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Arivu 09. 10. 11. 12. 13.


that have been framed by the authorities and try to follow them without making any attempt to circumvent them. They have access to valued confidents, and maintain their humility, self criticism, and sense of humor. Practicing the art of love they can carry out the task more effectively. Quite often these persons are attracted by other things than power.

disregard advice of colleagues and public opinion exhibit restlessness, recklessness and impulsiveness often isolated and loss of contact with reality a tendency to follow their conviction an inability to carry out a policy

Often heads of Government, dictators, religious heads, and academicians exhibit Hubritic tendency. Most of them are intoxicated by power. Often it is noted in heads of government who are either democratically elected or dictators. Their unwillingness to surrender power has been considered the curse of civilization. Their appetite for power is irresistible, and often they cling to the power by sacrificing everything. Power is an emotionally charged word. English philosopher Francis Bacon has said, ‘nothing destroys authority so much as the unequal and untimely interchange of power, pressed too far and relaxed too much’. Lord Acton has aptly said that, ‘power tends to corrupt, and absolute power corrupts absolutely’. However Harry Shearer has raised doubt about that by saying ‘if absolute power corrupts absolutely, does absolute powerlessness makes you pure?’

Swami Vivekananda has said, ‘Each work we do, each thought we think, produces an impression (samskara) upon the minds. The sum total of these impressions becomes the tremendous force (character). The character of a man is what he has created for himself. It is the result of the mental and physical actions that he has done in his life’. It should be the guiding spirit to maintain the humility. Lord Owen has cautioned that Hubris syndrome is a greater threat than conventional illness to the quality of leadership and the proper government. English clergyman Charles Colton has viewed such a situation as follows: To know the pains of power, we must go to those who have it; to know its pleasure, we must go to those who are seeking it. The pains of power are real, its pleasure imaginary.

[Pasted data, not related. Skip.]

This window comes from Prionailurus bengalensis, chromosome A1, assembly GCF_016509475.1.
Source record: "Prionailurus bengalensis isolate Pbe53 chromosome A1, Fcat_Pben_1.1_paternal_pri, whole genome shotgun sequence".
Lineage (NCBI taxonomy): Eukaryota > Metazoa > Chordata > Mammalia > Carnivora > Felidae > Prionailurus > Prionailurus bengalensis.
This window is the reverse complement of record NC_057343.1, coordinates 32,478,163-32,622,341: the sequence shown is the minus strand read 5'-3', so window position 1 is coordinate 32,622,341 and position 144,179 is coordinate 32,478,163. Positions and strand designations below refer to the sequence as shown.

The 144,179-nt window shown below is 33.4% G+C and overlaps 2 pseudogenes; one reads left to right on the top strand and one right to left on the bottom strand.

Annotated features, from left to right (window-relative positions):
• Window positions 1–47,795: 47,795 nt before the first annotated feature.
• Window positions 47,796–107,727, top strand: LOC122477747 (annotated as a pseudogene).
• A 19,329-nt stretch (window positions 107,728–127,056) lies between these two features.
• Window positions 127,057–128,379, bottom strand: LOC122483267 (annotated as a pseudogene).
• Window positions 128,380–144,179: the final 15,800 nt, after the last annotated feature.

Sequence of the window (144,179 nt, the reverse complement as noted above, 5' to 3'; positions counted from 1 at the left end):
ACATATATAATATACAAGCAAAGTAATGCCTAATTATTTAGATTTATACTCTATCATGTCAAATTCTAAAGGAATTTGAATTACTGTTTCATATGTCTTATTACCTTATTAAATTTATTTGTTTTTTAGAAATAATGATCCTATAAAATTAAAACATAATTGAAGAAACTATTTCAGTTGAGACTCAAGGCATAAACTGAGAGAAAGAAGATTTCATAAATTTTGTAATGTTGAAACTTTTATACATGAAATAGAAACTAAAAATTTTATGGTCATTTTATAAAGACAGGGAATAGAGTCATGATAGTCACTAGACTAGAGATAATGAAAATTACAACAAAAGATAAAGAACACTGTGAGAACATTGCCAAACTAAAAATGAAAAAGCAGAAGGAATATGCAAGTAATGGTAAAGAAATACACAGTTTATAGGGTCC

Prevention Though many individuals do not exhibit the features of Hubris syndrome when they assume office, they are likely to succumb to it as years roll. The individuals who retain their personal modesty while in power, maintain their previous lifestyle and show a tendency to avoid the trappings of power will be able to avoid Hubris syndrome. They remain open to criticism, and consult before taking decisions. They follow the rules and regulations

Volume 2

References 1. 2.

Owen D. Hubris syndrome. Clin Med 2008 : 8(4) ; 428-32 Allan R. ‘Sic transit gloria mundi’ (Editorial) Clin Med 2008 : 8(4) ; 361

Shiva Statue – Iraivan Temple, Hawaii



Profile for Ravi Babu


Supplement to ARIVU Souvenir of 2009 VSNA Chicago Convention.


Supplement to ARIVU Souvenir of 2009 VSNA Chicago Convention.